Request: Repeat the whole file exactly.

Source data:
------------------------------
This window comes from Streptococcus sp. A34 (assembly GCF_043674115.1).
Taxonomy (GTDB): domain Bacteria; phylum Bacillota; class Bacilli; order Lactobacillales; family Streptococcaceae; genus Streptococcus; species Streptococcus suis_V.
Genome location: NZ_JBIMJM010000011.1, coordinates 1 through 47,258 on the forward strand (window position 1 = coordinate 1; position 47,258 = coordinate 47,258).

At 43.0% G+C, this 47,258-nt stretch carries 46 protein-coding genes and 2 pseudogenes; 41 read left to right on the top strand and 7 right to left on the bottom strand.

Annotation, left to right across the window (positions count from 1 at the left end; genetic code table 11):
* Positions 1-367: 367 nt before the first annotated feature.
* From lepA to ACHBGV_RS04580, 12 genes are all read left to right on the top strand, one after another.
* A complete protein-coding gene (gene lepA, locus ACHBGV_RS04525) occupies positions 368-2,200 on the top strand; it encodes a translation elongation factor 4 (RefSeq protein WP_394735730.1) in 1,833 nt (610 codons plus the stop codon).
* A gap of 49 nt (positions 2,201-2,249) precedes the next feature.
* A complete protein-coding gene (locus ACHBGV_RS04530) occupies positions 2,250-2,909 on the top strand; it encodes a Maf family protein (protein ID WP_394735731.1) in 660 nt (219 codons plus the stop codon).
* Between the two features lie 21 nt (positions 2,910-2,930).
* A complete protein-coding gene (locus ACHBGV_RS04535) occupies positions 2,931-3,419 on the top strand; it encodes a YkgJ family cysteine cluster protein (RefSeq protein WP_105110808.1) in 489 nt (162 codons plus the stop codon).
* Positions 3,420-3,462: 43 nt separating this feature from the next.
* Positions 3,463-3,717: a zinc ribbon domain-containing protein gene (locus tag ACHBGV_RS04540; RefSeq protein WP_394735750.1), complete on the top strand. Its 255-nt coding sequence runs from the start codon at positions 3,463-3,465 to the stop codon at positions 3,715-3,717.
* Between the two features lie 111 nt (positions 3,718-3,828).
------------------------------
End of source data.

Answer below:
This window comes from Streptococcus sp. A34 (assembly GCF_043674115.1).
Taxonomy (GTDB): domain Bacteria; phylum Bacillota; class Bacilli; order Lactobacillales; family Streptococcaceae; genus Streptococcus; species Streptococcus suis_V.
Genome location: NZ_JBIMJM010000011.1, coordinates 1 through 47,258 on the forward strand (window position 1 = coordinate 1; position 47,258 = coordinate 47,258).

At 43.0% G+C, this 47,258-nt stretch carries 46 protein-coding genes and 2 pseudogenes; 41 read left to right on the top strand and 7 right to left on the bottom strand.

Annotation, left to right across the window (positions count from 1 at the left end; genetic code table 11):
* Positions 1-367: 367 nt before the first annotated feature.
* From lepA to ACHBGV_RS04580, 12 genes are all read left to right on the top strand, one after another.
* A complete protein-coding gene (gene lepA, locus ACHBGV_RS04525) occupies positions 368-2,200 on the top strand; it encodes a translation elongation factor 4 (RefSeq protein WP_394735730.1) in 1,833 nt (610 codons plus the stop codon).
* A gap of 49 nt (positions 2,201-2,249) precedes the next feature.
* A complete protein-coding gene (locus ACHBGV_RS04530) occupies positions 2,250-2,909 on the top strand; it encodes a Maf family protein (protein ID WP_394735731.1) in 660 nt (219 codons plus the stop codon).
* Between the two features lie 21 nt (positions 2,910-2,930).
* A complete protein-coding gene (locus ACHBGV_RS04535) occupies positions 2,931-3,419 on the top strand; it encodes a YkgJ family cysteine cluster protein (RefSeq protein WP_105110808.1) in 489 nt (162 codons plus the stop codon).
* Positions 3,420-3,462: 43 nt separating this feature from the next.
* Positions 3,463-3,717: a zinc ribbon domain-containing protein gene (locus tag ACHBGV_RS04540; RefSeq protein WP_394735750.1), complete on the top strand. Its 255-nt coding sequence runs from the start codon at positions 3,463-3,465 to the stop codon at positions 3,715-3,717.
* Between the two features lie 111 nt (positions 3,718-3,828).